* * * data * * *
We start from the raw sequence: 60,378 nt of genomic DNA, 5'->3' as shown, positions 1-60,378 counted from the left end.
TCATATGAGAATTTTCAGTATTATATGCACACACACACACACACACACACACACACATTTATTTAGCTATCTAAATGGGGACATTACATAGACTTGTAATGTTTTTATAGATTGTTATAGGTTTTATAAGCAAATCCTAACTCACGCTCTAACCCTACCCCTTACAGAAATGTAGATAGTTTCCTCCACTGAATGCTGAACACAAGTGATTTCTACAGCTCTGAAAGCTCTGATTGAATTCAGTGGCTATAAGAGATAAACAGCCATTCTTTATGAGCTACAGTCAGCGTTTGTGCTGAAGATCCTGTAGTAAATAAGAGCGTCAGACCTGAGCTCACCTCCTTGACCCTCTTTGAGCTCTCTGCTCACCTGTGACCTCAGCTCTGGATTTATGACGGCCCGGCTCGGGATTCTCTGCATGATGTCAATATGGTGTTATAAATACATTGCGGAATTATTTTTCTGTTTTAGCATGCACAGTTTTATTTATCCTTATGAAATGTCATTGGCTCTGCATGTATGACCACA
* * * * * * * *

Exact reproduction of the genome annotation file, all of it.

We start from the raw sequence: 60,378 nt of genomic DNA, 5'->3' as shown, positions 1-60,378 counted from the left end.
TCATATGAGAATTTTCAGTATTATATGCACACACACACACACACACACACACACACATTTATTTAGCTATCTAAATGGGGACATTACATAGACTTGTAATGTTTTTATAGATTGTTATAGGTTTTATAAGCAAATCCTAACTCACGCTCTAACCCTACCCCTTACAGAAATGTAGATAGTTTCCTCCACTGAATGCTGAACACAAGTGATTTCTACAGCTCTGAAAGCTCTGATTGAATTCAGTGGCTATAAGAGATAAACAGCCATTCTTTATGAGCTACAGTCAGCGTTTGTGCTGAAGATCCTGTAGTAAATAAGAGCGTCAGACCTGAGCTCACCTCCTTGACCCTCTTTGAGCTCTCTGCTCACCTGTGACCTCAGCTCTGGATTTATGACGGCCCGGCTCGGGATTCTCTGCATGATGTCAATATGGTGTTATAAATACATTGCGGAATTATTTTTCTGTTTTAGCATGCACAGTTTTATTTATCCTTATGAAATGTCATTGGCTCTGCATGTATGACCACA